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James Brown on Japan, Russia and their territorial dispute
- James Brown (Associate Professor, Political Science, Temple University Japan Campus)
James Brown, Associate Professor at TUJ, will discuss the Russo-Japanese territorial dispute over the Northern Territories on the occasion of the publication of his book “Japan, Russia, and their Territorial Dispute: The Northern Delusion” (Routledge, 2016).
The territorial dispute between Japan and Russia over the four islands has been an enduring obstacle to closer relations between the two powers. Despite the passage of more than seven decades, within Japan there remains a resilience of belief that the islands will eventually be returned.
James will offer an account of why Tokyo believes it still has a chance of securing the return of the islands. He will also provide a summary of the Abe administration’s latest efforts to secure this goal. His main emphasis, however, is on outlining how this issue is viewed within Russia and explaining why, despite Tokyo’s best efforts, there is no possibility of sovereignty over all four islands being restored to Japan. His conclusion is that Japanese decision makers must think deeply about how to balance their principled commitment not to compromise on territorial issues with more pragmatic considerations of energy security and how to contain the rise of Chinese power.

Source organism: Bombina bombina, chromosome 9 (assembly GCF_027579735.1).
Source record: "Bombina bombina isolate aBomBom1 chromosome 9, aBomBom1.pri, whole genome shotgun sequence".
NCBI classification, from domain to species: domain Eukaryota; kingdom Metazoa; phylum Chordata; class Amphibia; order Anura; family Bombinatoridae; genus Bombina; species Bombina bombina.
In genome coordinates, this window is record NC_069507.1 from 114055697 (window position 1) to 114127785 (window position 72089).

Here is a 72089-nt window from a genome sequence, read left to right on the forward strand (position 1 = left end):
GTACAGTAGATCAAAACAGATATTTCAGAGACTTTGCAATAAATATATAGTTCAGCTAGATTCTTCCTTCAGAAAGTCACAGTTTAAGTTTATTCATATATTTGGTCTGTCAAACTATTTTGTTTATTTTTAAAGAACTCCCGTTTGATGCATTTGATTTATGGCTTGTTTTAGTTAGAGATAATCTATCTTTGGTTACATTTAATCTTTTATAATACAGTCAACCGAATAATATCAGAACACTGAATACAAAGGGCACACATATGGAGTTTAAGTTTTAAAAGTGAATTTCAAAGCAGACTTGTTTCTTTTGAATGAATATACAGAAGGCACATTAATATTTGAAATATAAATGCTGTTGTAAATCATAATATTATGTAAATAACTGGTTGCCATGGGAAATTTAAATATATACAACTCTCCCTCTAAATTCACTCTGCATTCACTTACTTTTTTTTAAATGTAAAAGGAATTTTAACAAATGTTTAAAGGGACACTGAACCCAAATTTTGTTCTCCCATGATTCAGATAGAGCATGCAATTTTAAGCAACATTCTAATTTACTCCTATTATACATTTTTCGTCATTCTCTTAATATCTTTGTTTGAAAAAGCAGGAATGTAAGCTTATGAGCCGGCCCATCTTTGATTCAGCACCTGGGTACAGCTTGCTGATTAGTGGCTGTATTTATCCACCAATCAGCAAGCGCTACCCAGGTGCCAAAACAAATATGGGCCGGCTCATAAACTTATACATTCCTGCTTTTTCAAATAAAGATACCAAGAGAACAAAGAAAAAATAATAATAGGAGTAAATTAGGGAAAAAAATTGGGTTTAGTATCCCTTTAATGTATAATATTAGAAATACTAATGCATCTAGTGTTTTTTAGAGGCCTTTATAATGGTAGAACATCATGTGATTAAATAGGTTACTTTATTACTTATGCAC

Associate Professor, Political Science, Temple University Japan Campus
James D.J. Brown is Associate Professor in Political Science at Temple University, Japan Campus. In addition to an undergraduate degree from the University of York, he has Masters degrees from the universities of Edinburgh and Aberdeen, a postgraduate diploma in Russian from the University of Glasgow, and a PhD in International Relations from the University of Aberdeen. His main areas of expertise are Russian-Japanese relations and international energy politics. His research has previously been published in the following academic journals: International Politics, Politics, Asia Policy, Post-Soviet Affairs, Problems of Post-Communism, Europe-Asia Studies, and The Asia Pacific Journal: Japan Focus.